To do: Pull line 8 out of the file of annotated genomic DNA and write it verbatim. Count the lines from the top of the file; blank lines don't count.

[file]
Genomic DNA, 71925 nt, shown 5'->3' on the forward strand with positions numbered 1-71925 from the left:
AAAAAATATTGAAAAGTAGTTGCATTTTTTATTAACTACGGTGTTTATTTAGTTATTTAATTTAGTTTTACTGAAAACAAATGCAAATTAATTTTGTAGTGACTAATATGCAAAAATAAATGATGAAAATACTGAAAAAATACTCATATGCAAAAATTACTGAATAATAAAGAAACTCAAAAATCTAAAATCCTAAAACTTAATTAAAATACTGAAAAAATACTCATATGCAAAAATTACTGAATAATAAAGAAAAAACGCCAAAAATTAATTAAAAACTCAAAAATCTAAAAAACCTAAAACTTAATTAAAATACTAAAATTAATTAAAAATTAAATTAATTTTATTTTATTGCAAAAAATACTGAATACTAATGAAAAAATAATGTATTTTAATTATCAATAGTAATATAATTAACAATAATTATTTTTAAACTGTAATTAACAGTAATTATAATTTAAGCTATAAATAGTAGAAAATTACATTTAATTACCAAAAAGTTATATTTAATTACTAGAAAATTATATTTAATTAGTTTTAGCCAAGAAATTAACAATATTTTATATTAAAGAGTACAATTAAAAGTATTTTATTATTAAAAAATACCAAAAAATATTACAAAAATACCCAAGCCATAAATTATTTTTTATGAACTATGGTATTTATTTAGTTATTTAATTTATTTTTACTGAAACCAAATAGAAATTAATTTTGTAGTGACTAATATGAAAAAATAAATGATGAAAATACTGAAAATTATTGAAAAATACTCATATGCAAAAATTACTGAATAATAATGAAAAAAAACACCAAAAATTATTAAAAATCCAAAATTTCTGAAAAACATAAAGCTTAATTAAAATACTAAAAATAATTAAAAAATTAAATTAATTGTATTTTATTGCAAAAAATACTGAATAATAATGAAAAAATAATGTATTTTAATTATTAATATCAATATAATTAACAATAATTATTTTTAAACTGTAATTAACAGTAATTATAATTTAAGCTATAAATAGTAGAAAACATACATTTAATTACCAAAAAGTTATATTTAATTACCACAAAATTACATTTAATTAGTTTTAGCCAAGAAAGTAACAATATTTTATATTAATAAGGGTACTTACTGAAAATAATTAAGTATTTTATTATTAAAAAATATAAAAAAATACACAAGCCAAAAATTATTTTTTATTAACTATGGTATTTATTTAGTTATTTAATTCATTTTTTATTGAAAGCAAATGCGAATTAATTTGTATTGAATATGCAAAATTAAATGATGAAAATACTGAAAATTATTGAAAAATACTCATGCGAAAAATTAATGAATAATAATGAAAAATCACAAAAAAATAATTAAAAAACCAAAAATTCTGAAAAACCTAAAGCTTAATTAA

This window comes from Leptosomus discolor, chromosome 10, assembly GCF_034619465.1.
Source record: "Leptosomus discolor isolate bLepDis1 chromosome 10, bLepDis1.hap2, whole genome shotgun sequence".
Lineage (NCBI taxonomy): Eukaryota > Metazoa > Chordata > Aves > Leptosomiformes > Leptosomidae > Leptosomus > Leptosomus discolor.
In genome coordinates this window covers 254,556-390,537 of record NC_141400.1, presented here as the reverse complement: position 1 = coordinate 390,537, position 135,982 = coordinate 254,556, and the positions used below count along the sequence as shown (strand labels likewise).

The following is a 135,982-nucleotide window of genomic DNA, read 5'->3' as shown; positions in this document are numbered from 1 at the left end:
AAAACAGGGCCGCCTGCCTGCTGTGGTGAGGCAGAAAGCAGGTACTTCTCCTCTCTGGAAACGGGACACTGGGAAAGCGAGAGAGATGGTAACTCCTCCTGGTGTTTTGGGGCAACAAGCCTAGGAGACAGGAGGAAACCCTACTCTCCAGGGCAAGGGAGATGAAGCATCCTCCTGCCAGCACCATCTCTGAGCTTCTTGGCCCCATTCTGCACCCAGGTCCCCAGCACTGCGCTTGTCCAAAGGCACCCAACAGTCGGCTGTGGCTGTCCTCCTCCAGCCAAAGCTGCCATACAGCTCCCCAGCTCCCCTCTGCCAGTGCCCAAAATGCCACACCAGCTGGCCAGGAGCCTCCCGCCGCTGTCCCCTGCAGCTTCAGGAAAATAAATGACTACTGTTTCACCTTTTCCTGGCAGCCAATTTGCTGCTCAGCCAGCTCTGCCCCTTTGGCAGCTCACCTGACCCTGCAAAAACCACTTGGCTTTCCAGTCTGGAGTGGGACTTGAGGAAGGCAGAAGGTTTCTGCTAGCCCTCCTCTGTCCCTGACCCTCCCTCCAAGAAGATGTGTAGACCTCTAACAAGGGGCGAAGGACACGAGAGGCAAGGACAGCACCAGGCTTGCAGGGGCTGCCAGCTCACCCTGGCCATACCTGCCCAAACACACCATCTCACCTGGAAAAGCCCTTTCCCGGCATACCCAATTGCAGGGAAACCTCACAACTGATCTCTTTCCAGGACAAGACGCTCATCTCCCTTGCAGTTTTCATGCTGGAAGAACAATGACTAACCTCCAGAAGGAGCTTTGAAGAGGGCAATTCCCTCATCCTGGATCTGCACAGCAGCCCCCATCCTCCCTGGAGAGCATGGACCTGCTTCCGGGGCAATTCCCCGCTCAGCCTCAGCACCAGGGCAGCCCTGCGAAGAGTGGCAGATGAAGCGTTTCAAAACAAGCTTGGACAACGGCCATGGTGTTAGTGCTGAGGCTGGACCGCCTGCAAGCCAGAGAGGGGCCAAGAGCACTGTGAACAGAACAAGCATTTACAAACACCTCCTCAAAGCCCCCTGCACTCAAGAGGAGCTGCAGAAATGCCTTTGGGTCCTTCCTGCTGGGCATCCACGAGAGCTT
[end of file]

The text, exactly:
AAAACAGGGCCGCCTGCCTGCTGTGGTGAGGCAGAAAGCAGGTACTTCTCCTCTCTGGAAACGGGACACTGGGAAAGCGAGAGAGATGGTAACTCCTCCTGGTGTTTTGGGGCAACAAGCCTAGGAGACAGGAGGAAACCCTACTCTCCAGGGCAAGGGAGATGAAGCATCCTCCTGCCAGCACCATCTCTGAGCTTCTTGGCCCCATTCTGCACCCAGGTCCCCAGCACTGCGCTTGTCCAAAGGCACCCAACAGTCGGCTGTGGCTGTCCTCCTCCAGCCAAAGCTGCCATACAGCTCCCCAGCTCCCCTCTGCCAGTGCCCAAAATGCCACACCAGCTGGCCAGGAGCCTCCCGCCGCTGTCCCCTGCAGCTTCAGGAAAATAAATGACTACTGTTTCACCTTTTCCTGGCAGCCAATTTGCTGCTCAGCCAGCTCTGCCCCTTTGGCAGCTCACCTGACCCTGCAAAAACCACTTGGCTTTCCAGTCTGGAGTGGGACTTGAGGAAGGCAGAAGGTTTCTGCTAGCCCTCCTCTGTCCCTGACCCTCCCTCCAAGAAGATGTGTAGACCTCTAACAAGGGGCGAAGGACACGAGAGGCAAGGACAGCACCAGGCTTGCAGGGGCTGCCAGCTCACCCTGGCCATACCTGCCCAAACACACCATCTCACCTGGAAAAGCCCTTTCCCGGCATACCCAATTGCAGGGAAACCTCACAACTGATCTCTTTCCAGGACAAGACGCTCATCTCCCTTGCAGTTTTCATGCTGGAAGAACAATGACTAACCTCCAGAAGGAGCTTTGAAGAGGGCAATTCCCTCATCCTGGATCTGCACAGCAGCCCCCATCCTCCCTGGAGAGCATGGACCTGCTTCCGGGGCAATTCCCCGCTCAGCCTCAGCACCAGGGCAGCCCTGCGAAGAGTGGCAGATGAAGCGTTTCAAAACAAGCTTGGACAACGGCCATGGTGTTAGTGCTGAGGCTGGACCGCCTGCAAGCCAGAGAGGGGCCAAGAGCACTGTGAACAGAACAAGCATTTACAAACACCTCCTCAAAGCCCCCTGCACTCAAGAGGAGCTGCAGAAATGCCTTTGGGTCCTTCCTGCTGGGCATCCACGAGAGCTT